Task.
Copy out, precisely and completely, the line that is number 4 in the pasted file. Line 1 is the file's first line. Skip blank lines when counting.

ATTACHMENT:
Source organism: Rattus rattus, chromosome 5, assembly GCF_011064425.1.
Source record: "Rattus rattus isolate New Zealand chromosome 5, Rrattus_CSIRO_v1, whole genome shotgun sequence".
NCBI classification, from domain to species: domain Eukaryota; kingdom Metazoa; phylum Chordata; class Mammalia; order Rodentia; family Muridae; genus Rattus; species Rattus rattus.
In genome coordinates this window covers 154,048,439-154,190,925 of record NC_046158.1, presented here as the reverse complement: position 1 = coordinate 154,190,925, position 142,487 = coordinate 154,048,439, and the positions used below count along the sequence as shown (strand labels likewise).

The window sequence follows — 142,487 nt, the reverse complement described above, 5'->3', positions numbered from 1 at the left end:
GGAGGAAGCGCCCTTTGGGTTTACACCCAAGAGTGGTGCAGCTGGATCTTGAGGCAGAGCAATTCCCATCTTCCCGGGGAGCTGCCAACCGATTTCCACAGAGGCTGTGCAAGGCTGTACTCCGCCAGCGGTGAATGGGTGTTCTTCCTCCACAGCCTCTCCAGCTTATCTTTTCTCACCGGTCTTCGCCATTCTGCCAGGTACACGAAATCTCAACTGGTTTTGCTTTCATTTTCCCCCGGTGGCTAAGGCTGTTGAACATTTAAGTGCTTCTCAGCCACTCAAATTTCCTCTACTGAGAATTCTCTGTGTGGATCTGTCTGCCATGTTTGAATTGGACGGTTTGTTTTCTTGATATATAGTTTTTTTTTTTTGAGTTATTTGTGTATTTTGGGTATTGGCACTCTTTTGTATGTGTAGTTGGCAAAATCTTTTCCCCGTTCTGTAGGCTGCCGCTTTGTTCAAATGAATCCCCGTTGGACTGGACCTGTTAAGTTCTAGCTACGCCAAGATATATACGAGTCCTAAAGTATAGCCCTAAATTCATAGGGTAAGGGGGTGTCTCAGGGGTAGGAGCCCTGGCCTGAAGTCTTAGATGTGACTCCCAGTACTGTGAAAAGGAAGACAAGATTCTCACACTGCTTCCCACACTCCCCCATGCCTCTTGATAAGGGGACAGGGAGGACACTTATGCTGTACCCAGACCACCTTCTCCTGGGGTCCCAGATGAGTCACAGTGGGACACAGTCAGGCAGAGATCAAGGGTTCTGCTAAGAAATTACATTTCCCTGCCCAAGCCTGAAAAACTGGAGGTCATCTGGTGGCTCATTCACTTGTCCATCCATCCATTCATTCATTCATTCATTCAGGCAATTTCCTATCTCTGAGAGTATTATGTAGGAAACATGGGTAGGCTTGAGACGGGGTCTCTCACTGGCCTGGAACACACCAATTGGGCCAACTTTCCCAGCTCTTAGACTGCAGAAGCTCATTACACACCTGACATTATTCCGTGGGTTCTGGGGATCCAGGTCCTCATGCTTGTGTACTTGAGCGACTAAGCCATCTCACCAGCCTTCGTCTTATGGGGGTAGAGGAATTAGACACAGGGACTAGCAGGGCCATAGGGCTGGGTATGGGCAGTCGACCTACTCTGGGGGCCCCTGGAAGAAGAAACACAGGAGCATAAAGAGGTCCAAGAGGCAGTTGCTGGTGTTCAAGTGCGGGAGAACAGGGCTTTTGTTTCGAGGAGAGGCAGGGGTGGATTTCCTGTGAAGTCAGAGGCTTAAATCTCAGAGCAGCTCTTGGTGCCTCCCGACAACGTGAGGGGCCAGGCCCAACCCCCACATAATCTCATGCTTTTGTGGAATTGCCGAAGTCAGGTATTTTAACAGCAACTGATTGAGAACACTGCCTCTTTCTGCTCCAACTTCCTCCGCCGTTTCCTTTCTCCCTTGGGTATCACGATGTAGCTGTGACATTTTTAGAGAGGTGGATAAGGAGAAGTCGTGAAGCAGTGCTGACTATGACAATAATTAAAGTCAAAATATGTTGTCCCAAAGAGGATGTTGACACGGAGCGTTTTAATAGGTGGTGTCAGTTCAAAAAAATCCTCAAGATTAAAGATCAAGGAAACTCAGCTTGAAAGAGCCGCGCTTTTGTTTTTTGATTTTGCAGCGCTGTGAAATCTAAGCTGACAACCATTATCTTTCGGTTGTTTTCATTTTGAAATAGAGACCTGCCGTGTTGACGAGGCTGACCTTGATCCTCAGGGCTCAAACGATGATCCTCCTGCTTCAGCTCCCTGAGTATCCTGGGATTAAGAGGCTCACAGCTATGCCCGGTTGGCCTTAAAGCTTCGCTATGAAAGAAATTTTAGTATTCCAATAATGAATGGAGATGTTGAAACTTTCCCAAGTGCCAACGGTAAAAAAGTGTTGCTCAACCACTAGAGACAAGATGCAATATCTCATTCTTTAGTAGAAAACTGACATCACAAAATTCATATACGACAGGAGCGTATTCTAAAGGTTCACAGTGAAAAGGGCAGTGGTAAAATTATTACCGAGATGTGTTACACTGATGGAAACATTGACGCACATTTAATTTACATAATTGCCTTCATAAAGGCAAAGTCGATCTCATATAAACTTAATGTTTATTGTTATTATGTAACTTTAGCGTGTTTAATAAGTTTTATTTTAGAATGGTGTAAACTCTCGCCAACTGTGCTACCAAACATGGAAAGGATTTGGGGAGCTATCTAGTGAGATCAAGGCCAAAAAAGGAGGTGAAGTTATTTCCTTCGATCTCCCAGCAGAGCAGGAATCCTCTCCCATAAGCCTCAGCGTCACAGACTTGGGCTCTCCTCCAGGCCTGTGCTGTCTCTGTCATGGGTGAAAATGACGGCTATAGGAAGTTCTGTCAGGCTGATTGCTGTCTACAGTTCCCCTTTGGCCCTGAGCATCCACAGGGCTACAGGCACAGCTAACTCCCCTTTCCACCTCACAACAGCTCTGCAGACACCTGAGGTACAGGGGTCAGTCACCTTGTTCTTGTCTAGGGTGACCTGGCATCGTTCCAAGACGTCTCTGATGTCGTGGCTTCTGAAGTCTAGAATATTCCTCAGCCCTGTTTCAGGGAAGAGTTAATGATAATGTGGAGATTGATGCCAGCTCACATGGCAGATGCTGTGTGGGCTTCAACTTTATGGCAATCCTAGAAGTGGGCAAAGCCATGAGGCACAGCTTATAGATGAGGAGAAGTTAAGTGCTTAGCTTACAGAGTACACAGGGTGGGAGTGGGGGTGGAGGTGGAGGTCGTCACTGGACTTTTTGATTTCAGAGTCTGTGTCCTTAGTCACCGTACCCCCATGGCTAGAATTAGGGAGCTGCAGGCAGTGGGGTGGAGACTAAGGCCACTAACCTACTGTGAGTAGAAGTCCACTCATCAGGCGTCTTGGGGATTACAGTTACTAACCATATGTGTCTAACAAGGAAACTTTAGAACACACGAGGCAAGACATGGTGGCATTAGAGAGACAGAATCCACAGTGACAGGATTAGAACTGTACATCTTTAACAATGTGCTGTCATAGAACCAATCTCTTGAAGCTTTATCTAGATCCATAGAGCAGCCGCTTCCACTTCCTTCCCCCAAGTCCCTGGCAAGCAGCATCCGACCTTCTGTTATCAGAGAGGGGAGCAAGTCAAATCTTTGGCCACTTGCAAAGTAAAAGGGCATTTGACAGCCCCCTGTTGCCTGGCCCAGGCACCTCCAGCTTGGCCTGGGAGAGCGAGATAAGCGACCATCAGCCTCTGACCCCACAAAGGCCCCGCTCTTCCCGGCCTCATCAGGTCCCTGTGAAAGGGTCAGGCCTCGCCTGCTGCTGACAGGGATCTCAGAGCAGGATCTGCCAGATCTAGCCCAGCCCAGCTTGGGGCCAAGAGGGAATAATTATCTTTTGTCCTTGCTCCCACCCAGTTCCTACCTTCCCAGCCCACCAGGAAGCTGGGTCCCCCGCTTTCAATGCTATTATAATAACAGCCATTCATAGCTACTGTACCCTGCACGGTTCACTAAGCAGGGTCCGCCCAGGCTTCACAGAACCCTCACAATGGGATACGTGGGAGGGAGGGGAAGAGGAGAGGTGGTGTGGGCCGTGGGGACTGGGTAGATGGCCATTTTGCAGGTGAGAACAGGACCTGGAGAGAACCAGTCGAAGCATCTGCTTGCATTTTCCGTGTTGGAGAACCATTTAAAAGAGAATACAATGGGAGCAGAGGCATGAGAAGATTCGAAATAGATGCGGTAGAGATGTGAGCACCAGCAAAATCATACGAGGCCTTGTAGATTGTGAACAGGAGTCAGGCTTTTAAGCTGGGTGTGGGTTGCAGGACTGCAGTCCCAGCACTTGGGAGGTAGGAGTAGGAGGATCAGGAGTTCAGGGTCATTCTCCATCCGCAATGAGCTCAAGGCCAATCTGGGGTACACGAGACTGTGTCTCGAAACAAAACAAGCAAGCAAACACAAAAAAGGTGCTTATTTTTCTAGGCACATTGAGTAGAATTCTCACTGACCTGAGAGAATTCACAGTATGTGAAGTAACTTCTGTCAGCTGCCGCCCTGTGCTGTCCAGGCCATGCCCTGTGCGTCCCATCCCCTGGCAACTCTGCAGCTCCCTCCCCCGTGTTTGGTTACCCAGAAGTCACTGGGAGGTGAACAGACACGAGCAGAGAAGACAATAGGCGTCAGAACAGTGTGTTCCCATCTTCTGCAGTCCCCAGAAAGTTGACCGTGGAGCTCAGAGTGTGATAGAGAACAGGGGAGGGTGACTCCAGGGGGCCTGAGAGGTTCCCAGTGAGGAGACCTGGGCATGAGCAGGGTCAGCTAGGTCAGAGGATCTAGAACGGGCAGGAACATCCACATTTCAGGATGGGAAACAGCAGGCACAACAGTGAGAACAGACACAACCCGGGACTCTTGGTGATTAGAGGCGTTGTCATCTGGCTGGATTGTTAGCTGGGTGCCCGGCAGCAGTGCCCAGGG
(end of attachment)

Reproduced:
In genome coordinates this window covers 154,048,439-154,190,925 of record NC_046158.1, presented here as the reverse complement: position 1 = coordinate 154,190,925, position 142,487 = coordinate 154,048,439, and the positions used below count along the sequence as shown (strand labels likewise).